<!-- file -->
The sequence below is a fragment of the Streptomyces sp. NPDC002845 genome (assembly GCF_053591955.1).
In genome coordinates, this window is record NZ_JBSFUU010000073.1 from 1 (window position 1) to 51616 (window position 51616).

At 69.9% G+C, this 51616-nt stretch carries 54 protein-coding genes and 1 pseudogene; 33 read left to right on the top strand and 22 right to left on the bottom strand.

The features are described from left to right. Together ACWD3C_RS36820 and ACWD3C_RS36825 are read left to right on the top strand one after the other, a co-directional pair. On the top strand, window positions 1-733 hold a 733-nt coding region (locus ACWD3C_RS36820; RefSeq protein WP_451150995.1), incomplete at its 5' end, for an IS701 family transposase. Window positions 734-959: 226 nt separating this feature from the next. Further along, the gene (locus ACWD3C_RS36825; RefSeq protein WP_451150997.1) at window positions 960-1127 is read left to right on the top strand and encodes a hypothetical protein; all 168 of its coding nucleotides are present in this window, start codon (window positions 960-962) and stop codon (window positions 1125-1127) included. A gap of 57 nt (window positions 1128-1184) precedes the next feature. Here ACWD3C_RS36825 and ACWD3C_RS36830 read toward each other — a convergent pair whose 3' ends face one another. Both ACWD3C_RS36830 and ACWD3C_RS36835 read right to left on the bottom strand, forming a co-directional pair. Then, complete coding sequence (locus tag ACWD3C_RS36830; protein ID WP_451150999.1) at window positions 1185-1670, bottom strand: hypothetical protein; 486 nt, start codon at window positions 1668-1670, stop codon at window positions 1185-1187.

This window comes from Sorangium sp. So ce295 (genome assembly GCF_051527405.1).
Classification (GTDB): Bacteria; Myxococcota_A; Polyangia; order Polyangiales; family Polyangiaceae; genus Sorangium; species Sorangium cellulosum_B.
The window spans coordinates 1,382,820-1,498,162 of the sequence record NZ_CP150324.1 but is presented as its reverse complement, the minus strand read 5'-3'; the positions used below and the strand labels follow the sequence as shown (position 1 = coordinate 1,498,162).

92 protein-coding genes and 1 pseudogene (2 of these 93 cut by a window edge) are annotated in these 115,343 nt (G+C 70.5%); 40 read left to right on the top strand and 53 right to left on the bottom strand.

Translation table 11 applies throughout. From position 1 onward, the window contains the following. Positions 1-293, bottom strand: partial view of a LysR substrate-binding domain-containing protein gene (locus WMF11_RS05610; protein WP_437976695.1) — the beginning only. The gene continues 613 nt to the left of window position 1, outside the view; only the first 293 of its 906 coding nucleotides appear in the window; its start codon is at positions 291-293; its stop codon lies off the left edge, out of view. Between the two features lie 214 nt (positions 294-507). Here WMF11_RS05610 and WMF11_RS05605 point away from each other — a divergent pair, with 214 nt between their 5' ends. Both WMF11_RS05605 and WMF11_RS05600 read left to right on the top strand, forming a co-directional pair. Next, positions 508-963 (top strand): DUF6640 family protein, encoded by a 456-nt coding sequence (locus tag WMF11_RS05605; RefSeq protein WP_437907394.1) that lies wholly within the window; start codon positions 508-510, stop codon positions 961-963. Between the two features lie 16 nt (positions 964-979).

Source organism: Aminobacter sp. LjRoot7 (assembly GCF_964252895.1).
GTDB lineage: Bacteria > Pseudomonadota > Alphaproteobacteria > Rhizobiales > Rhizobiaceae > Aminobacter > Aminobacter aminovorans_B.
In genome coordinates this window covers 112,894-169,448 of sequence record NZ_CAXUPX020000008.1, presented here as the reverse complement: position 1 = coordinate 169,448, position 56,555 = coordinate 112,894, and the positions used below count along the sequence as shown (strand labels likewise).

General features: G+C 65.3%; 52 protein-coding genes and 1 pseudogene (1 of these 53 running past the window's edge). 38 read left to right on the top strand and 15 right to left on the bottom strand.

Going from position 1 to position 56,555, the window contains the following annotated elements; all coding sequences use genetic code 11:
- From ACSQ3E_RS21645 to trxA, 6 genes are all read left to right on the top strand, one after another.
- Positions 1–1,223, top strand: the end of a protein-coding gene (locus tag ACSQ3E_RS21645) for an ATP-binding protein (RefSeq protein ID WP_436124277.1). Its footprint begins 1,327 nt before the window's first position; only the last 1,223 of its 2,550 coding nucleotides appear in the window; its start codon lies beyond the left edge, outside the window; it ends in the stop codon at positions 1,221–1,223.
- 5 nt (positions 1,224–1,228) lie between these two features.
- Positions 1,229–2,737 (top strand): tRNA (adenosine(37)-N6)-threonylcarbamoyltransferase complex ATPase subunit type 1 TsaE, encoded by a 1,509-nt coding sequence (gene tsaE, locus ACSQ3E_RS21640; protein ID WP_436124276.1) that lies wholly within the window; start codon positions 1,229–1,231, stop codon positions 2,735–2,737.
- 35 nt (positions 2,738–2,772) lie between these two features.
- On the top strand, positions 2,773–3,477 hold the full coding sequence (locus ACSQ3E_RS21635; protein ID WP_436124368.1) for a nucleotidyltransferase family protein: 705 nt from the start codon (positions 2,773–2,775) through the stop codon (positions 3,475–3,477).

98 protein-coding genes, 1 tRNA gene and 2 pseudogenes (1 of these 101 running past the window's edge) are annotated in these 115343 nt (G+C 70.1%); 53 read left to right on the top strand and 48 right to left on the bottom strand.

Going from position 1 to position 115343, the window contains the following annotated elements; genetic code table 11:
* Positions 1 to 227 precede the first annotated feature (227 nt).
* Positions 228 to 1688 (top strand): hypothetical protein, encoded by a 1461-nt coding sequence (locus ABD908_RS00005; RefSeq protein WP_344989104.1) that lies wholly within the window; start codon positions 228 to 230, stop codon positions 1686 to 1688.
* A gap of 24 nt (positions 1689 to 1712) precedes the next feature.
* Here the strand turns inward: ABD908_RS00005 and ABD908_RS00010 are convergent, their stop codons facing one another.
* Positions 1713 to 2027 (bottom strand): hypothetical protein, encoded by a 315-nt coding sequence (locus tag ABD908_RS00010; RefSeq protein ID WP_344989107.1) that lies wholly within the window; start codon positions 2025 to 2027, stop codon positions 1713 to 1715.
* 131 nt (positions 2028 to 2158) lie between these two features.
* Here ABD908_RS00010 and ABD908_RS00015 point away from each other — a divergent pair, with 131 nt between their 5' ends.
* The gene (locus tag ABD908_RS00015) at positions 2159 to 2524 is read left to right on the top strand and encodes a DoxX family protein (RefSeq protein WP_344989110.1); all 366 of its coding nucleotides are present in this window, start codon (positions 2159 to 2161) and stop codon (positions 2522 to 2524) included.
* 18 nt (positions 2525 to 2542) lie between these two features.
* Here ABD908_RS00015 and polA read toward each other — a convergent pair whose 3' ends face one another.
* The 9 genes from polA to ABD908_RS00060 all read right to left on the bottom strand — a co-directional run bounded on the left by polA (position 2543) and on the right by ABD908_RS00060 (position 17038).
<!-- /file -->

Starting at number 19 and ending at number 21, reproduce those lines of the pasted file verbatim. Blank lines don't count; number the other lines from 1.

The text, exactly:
- 35 nt (positions 2,738–2,772) lie between these two features.
- On the top strand, positions 2,773–3,477 hold the full coding sequence (locus ACSQ3E_RS21635; protein ID WP_436124368.1) for a nucleotidyltransferase family protein: 705 nt from the start codon (positions 2,773–2,775) through the stop codon (positions 3,475–3,477).

98 protein-coding genes, 1 tRNA gene and 2 pseudogenes (1 of these 101 running past the window's edge) are annotated in these 115343 nt (G+C 70.1%); 53 read left to right on the top strand and 48 right to left on the bottom strand.